Should there be such a thing as an avid and attentive SLJ reader (and Lord, have mercy on their soul) they may recall that last year, when I published my Tips for Winter Riding, I mentioned that I was keen to try proper winter boots, instead of different combinations of various shoes, socks, overshoes and ad hoc barriers such as tin foil, cling film or Asda carrier bags. (Other brands are available).
That was well over a year ago. Shortly afterwards, I did indeed buy a pair of boots, which I guess you could say have been thoroughly field-tested in some horrible conditions, and through the worst of what the North East weather can throw at cyclists. There is then nothing to stop me reporting on my impressions of these boots, except my own inherent laziness, so let me finally try and correct that…
My boots of choice were Diadora Polarex Plus shoes. I bought these as an early Christmas present to myself and then negotiated extra-special dispensation from Mrs. SLJ to use them straightaway, rather than wrapping them up and hiding them under the Christmas tree while my feet froze on winter rides.
I got the boots for what I thought was a reasonably discounted price of about £70, from the Sport Pursuit website. I think this was around half-price at the time, they now seem to retail for just over £100, although I have, rather inexplicably, also seen them advertised for as much as £350!
While these Diadora Polarex Plus shoes form the basis of this review, in the wider scheme of things, I wasn’t so much interested in this particular brand, rather the concept of winter boots in general and how they compare with the alternatives. In this I’m assuming that similar winter boots, from Shimano, Gaerne, Mavic, Lake and Northwave et al, do pretty much the same thing.
I’ve had, and been happy with, 2 or 3 pairs of Diadora cycling shoes in the past and they’ve all seemed decently solid and reasonably priced, so I never felt I was stepping into the unknown with these boots. My usual, size 43, weren’t in stock, so I went for a 44, that proved a fortuitous choice. Diadora shoes are not the most generous of fits, and the little bit of extra room in the 44 size gives me a bit more comfort and allows for a little wiggle room – even with thick or double-layered socks.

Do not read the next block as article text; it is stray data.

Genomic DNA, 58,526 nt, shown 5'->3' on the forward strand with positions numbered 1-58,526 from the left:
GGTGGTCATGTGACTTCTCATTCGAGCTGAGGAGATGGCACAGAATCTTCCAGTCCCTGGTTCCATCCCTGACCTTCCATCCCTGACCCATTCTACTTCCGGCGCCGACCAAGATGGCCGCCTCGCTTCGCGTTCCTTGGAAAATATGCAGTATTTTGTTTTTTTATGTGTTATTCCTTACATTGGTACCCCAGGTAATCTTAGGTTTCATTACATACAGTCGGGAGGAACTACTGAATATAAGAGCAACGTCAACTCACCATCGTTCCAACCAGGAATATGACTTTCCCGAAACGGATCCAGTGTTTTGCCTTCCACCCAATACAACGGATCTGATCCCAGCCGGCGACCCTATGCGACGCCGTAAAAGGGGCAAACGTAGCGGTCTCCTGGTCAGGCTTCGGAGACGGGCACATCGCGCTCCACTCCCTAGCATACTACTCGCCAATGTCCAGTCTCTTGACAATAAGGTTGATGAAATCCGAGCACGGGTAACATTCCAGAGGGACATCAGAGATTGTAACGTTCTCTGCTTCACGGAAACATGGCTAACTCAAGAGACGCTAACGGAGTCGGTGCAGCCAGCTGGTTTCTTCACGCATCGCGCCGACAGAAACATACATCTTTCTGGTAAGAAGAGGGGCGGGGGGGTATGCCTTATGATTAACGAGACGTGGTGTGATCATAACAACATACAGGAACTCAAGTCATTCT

I went with the version of the boot, which comes with a heavily rubberised Duratech sole, based on Diadora’s high-end, mountain bike shoes. In direct violation of Velominati Rule # 34 (Mountain bike shoes and pedals have their place. On a mountain bike) I use MTB pedals and shoes on my winter and commuting bike, as the recessed cleat gives you at least a fighting chance if you need to push or carry your bike over any distance.
The value of my choice was illustrated a couple of years ago, when we had to clamber over walls and trek through the thick undergrowth of a wood, as a felled tree blocked the road, and then again on a ride which ended in a snowstorm, when I had to push the bike uphill on the pavement to avoid the cars sliding sideways down the road toward me. Both these incidents would have been infinitely more difficult to cope with in my road slippers, with their big plastic cleats and super-stiff soles.
It should be noted that, for the ultra-orthodox Velominati out there, Diadora also produce a road version, with a beautiful carbon-weave sole. I’m sure its impressively stiff, but I couldn’t attest to its durability. Still, even without the exotic carbon sole, my boots weigh in at happily light 400 grams, or so.
Technically the Duratech Rubber sole of the mountain bike version of the boots is rated as a 6 on Diadora’s 10-point stiffness index, whatever that means. In practical terms, I’ve found the boots to be extremely comfortable to walk in and haven’t noticed any flex when pedalling, although I’d be first to admit my feeble power output would be unlikely to trouble wet cardboard.
The chunky, heavily lugged, sole provides impressive levels of grip, which I’m sure would be a real boon out on a trail, or slipping and sliding on a cyclo-cross course. And, while the sole seems stiff and doesn’t flex, the studs and crenellations on the bottom are a soft, flexible rubber that does give, and aids walking.
The boots came with a couple of rubberised strips to place over the cleat holes. I’m still not certain what their purpose is, I’ve never used them and haven’t missed them. I would be interested to know what the hell they’re for though, so if anyone can enlighten me …